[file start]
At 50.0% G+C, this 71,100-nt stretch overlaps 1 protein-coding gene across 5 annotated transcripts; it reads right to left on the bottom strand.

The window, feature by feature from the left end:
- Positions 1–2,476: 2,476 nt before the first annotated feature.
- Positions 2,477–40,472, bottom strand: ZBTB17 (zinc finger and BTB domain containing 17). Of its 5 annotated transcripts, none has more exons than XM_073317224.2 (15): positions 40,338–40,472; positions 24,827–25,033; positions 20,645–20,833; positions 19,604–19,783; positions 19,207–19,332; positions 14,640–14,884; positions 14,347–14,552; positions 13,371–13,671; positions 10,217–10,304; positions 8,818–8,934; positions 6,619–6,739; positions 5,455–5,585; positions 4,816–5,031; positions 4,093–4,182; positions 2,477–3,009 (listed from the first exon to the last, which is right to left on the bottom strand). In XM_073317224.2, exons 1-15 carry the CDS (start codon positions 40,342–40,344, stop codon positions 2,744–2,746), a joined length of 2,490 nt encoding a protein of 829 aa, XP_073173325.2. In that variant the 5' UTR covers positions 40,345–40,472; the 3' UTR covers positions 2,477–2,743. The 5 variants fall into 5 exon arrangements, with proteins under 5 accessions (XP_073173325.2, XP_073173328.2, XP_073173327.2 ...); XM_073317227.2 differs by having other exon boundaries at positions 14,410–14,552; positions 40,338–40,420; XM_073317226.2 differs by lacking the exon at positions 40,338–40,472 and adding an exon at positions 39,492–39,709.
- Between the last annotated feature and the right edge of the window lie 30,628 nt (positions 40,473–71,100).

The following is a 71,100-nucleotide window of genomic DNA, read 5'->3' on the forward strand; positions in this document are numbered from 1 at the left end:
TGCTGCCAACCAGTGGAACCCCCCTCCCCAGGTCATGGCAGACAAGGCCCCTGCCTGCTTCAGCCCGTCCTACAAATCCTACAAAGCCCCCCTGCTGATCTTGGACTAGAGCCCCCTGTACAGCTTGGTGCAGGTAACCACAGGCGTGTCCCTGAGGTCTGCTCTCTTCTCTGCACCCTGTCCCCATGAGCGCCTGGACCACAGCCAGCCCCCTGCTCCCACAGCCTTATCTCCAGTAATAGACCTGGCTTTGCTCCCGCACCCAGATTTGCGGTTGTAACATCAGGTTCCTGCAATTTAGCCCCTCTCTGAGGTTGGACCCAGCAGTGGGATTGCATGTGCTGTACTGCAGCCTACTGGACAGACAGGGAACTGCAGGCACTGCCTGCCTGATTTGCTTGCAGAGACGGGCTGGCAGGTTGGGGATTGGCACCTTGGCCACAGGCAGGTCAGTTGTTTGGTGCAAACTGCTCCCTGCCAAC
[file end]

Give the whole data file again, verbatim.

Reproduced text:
At 50.0% G+C, this 71,100-nt stretch overlaps 1 protein-coding gene across 5 annotated transcripts; it reads right to left on the bottom strand.

The window, feature by feature from the left end:
- Positions 1–2,476: 2,476 nt before the first annotated feature.
- Positions 2,477–40,472, bottom strand: ZBTB17 (zinc finger and BTB domain containing 17). Of its 5 annotated transcripts, none has more exons than XM_073317224.2 (15): positions 40,338–40,472; positions 24,827–25,033; positions 20,645–20,833; positions 19,604–19,783; positions 19,207–19,332; positions 14,640–14,884; positions 14,347–14,552; positions 13,371–13,671; positions 10,217–10,304; positions 8,818–8,934; positions 6,619–6,739; positions 5,455–5,585; positions 4,816–5,031; positions 4,093–4,182; positions 2,477–3,009 (listed from the first exon to the last, which is right to left on the bottom strand). In XM_073317224.2, exons 1-15 carry the CDS (start codon positions 40,342–40,344, stop codon positions 2,744–2,746), a joined length of 2,490 nt encoding a protein of 829 aa, XP_073173325.2. In that variant the 5' UTR covers positions 40,345–40,472; the 3' UTR covers positions 2,477–2,743. The 5 variants fall into 5 exon arrangements, with proteins under 5 accessions (XP_073173325.2, XP_073173328.2, XP_073173327.2 ...); XM_073317227.2 differs by having other exon boundaries at positions 14,410–14,552; positions 40,338–40,420; XM_073317226.2 differs by lacking the exon at positions 40,338–40,472 and adding an exon at positions 39,492–39,709.
- Between the last annotated feature and the right edge of the window lie 30,628 nt (positions 40,473–71,100).

The following is a 71,100-nucleotide window of genomic DNA, read 5'->3' on the forward strand; positions in this document are numbered from 1 at the left end:
TGCTGCCAACCAGTGGAACCCCCCTCCCCAGGTCATGGCAGACAAGGCCCCTGCCTGCTTCAGCCCGTCCTACAAATCCTACAAAGCCCCCCTGCTGATCTTGGACTAGAGCCCCCTGTACAGCTTGGTGCAGGTAACCACAGGCGTGTCCCTGAGGTCTGCTCTCTTCTCTGCACCCTGTCCCCATGAGCGCCTGGACCACAGCCAGCCCCCTGCTCCCACAGCCTTATCTCCAGTAATAGACCTGGCTTTGCTCCCGCACCCAGATTTGCGGTTGTAACATCAGGTTCCTGCAATTTAGCCCCTCTCTGAGGTTGGACCCAGCAGTGGGATTGCATGTGCTGTACTGCAGCCTACTGGACAGACAGGGAACTGCAGGCACTGCCTGCCTGATTTGCTTGCAGAGACGGGCTGGCAGGTTGGGGATTGGCACCTTGGCCACAGGCAGGTCAGTTGTTTGGTGCAAACTGCTCCCTGCCAAC